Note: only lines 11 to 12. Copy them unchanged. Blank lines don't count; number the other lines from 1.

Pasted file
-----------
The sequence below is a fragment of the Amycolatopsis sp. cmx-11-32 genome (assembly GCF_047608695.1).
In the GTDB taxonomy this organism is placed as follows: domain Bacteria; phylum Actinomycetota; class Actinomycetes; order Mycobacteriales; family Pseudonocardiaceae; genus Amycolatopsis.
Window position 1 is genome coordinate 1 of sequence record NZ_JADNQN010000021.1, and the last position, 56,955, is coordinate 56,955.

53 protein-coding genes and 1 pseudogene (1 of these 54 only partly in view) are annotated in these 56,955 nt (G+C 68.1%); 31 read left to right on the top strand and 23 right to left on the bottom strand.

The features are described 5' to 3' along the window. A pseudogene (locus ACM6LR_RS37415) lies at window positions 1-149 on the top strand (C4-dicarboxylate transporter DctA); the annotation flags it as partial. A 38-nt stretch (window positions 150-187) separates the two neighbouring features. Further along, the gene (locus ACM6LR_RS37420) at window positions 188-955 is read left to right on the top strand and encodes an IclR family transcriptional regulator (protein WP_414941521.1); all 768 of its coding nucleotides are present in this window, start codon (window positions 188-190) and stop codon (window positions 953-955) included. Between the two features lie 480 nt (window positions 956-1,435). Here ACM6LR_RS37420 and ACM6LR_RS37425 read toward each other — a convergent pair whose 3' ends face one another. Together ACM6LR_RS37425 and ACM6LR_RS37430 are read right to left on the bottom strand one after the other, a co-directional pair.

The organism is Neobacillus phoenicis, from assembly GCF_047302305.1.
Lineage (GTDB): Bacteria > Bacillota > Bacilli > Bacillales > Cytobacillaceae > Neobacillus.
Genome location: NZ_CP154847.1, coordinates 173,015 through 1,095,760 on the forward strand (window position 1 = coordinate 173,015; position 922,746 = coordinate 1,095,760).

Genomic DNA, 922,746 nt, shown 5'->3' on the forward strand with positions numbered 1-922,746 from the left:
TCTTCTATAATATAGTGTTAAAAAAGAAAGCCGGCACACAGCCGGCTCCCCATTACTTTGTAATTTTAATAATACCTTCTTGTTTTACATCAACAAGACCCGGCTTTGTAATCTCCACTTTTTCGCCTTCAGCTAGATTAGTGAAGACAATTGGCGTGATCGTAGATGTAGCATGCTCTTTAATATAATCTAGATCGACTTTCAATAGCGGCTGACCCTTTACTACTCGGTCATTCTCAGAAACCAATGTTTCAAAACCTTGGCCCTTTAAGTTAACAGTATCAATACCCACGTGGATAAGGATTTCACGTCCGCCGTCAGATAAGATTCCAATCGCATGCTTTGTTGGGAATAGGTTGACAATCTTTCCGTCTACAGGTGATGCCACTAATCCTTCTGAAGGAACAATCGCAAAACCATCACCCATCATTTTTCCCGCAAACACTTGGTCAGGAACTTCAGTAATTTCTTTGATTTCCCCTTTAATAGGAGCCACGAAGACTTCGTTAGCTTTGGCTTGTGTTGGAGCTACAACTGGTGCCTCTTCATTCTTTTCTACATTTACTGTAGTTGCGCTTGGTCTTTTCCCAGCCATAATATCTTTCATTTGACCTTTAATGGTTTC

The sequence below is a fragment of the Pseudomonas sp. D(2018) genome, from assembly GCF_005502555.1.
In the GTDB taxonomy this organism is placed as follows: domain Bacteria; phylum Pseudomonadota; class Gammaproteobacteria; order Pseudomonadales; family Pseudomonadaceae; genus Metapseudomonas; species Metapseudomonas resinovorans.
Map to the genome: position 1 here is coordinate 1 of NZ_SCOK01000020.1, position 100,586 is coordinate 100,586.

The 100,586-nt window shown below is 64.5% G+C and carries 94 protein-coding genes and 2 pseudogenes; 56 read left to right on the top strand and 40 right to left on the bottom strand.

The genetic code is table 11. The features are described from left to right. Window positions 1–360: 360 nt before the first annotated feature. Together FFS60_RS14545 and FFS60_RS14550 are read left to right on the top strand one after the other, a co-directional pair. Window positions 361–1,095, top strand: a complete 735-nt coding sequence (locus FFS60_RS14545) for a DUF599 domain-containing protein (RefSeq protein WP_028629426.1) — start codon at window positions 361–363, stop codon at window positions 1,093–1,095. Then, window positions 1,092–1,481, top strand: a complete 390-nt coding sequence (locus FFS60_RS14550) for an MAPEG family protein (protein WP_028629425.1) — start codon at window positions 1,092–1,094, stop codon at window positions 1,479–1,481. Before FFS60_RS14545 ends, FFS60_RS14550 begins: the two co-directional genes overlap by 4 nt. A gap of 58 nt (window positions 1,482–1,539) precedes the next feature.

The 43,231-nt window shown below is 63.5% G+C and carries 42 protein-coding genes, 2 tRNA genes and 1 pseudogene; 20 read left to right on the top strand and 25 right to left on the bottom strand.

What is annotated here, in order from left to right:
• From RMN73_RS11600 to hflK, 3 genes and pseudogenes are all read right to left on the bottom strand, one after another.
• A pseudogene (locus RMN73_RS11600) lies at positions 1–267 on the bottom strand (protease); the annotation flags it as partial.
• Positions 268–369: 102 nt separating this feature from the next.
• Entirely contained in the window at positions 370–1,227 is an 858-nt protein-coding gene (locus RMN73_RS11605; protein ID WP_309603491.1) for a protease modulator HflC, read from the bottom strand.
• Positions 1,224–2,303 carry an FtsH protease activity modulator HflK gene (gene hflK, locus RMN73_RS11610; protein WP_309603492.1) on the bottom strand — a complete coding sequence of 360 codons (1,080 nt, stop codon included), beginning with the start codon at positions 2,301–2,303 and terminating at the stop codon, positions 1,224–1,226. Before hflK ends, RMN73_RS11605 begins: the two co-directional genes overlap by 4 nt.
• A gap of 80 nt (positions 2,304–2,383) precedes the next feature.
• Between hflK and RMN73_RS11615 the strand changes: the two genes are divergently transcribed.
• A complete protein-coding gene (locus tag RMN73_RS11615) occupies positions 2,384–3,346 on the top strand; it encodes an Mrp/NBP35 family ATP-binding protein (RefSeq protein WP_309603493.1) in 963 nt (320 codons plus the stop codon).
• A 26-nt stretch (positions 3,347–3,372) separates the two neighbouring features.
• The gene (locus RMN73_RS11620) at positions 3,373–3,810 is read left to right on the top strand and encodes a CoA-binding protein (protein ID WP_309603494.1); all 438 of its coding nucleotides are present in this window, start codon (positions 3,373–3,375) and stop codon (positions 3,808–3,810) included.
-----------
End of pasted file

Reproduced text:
The sequence below is a fragment of the Pseudomonas sp. D(2018) genome, from assembly GCF_005502555.1.
In the GTDB taxonomy this organism is placed as follows: domain Bacteria; phylum Pseudomonadota; class Gammaproteobacteria; order Pseudomonadales; family Pseudomonadaceae; genus Metapseudomonas; species Metapseudomonas resinovorans.